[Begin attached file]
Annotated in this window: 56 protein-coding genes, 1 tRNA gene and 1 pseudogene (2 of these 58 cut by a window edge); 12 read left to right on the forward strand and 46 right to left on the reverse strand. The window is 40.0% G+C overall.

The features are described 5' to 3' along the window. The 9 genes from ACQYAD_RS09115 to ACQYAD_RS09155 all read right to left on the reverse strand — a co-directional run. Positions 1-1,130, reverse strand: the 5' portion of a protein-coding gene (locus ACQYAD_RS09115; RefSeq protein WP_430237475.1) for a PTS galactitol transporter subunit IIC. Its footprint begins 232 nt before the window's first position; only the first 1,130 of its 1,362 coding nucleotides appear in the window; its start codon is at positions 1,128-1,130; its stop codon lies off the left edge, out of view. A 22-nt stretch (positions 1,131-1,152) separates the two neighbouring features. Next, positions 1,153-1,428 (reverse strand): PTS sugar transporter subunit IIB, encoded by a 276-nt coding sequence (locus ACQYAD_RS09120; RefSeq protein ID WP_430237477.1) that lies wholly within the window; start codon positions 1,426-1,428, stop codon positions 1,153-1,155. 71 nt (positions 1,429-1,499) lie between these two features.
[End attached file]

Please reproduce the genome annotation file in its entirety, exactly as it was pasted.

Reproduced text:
Annotated in this window: 56 protein-coding genes, 1 tRNA gene and 1 pseudogene (2 of these 58 cut by a window edge); 12 read left to right on the forward strand and 46 right to left on the reverse strand. The window is 40.0% G+C overall.

The features are described 5' to 3' along the window. The 9 genes from ACQYAD_RS09115 to ACQYAD_RS09155 all read right to left on the reverse strand — a co-directional run. Positions 1-1,130, reverse strand: the 5' portion of a protein-coding gene (locus ACQYAD_RS09115; RefSeq protein WP_430237475.1) for a PTS galactitol transporter subunit IIC. Its footprint begins 232 nt before the window's first position; only the first 1,130 of its 1,362 coding nucleotides appear in the window; its start codon is at positions 1,128-1,130; its stop codon lies off the left edge, out of view. A 22-nt stretch (positions 1,131-1,152) separates the two neighbouring features. Next, positions 1,153-1,428 (reverse strand): PTS sugar transporter subunit IIB, encoded by a 276-nt coding sequence (locus ACQYAD_RS09120; RefSeq protein ID WP_430237477.1) that lies wholly within the window; start codon positions 1,426-1,428, stop codon positions 1,153-1,155. 71 nt (positions 1,429-1,499) lie between these two features.